of the Plains First Nations
One of the many forms of recording warrior exploits were on tanned buffalo hides. Stories of battles, coups, and accomplishments were told through pictograph paintings. Earlier recordings referred to as ‘winter counts’ can also be found on tipi covers, shields, and in some cases ledger books that were provided by the Indian Agents.
These drawings were made by the tribe's historian and record an important event for each year. These accounts, called winter counts, are historical textbooks.
More frequently, however, pictographs recorded stories of battles, horse raids, or some other important endeavors.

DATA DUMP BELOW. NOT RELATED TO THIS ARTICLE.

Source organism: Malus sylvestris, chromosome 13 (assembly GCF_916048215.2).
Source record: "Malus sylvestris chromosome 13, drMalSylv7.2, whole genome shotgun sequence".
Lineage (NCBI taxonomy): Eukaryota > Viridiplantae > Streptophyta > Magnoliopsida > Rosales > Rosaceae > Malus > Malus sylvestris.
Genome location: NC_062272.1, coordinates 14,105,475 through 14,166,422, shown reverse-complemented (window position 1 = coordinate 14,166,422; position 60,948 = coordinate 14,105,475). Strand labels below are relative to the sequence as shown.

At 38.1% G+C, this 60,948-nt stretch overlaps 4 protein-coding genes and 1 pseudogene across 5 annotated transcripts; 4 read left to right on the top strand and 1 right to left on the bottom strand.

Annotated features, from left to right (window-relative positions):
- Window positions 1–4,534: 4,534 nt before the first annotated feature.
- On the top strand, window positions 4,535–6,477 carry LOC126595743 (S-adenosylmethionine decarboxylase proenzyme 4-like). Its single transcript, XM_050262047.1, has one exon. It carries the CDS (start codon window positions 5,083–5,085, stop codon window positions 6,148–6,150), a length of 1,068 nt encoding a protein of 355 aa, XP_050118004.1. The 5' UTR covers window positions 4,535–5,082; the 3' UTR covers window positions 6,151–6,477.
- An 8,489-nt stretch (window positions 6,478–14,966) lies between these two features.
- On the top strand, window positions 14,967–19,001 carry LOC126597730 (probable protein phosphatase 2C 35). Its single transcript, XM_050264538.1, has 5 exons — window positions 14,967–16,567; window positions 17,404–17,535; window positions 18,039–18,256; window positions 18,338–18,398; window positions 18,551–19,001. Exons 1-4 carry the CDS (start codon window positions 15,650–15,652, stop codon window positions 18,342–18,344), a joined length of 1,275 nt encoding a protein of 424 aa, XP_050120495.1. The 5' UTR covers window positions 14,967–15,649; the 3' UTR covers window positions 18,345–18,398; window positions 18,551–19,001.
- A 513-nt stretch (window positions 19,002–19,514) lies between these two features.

These stories are recorded in two ways. On the one hand, the recorder painted stories he had heard recounted by warriors. These paintings are strictly historical documentation.
In other cases, the men painted accounts of their own feats as they retold stories about their lives. With each telling, the man would recall the Power that helped him in a particular circumstance and ask that all who heard his story be blessed similarly by the Power.